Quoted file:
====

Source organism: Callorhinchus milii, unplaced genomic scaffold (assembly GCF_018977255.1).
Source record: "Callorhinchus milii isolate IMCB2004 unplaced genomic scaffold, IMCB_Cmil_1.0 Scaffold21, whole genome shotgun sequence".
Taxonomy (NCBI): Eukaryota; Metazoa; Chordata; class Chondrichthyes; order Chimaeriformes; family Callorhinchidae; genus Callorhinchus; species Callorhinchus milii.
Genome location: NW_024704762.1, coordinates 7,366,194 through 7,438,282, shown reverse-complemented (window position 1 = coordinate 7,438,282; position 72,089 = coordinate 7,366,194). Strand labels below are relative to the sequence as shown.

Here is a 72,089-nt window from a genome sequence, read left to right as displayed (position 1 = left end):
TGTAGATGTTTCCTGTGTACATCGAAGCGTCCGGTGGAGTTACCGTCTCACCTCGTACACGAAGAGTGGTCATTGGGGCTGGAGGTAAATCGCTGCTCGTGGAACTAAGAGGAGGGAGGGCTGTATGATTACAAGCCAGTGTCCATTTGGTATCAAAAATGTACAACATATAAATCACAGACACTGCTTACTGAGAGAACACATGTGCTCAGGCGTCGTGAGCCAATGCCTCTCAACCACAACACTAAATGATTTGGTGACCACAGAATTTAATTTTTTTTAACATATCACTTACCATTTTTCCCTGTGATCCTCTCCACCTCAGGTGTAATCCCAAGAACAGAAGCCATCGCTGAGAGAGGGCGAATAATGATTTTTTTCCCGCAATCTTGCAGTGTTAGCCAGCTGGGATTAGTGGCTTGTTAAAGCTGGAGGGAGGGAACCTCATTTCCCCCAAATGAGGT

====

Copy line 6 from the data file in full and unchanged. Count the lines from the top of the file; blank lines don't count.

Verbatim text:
TGTAGATGTTTCCTGTGTACATCGAAGCGTCCGGTGGAGTTACCGTCTCACCTCGTACACGAAGAGTGGTCATTGGGGCTGGAGGTAAATCGCTGCTCGTGGAACTAAGAGGAGGGAGGGCTGTATGATTACAAGCCAGTGTCCATTTGGTATCAAAAATGTACAACATATAAATCACAGACACTGCTTACTGAGAGAACACATGTGCTCAGGCGTCGTGAGCCAATGCCTCTCAACCACAACACTAAATGATTTGGTGACCACAGAATTTAATTTTTTTTAACATATCACTTACCATTTTTCCCTGTGATCCTCTCCACCTCAGGTGTAATCCCAAGAACAGAAGCCATCGCTGAGAGAGGGCGAATAATGATTTTTTTCCCGCAATCTTGCAGTGTTAGCCAGCTGGGATTAGTGGCTTGTTAAAGCTGGAGGGAGGGAACCTCATTTCCCCCAAATGAGGT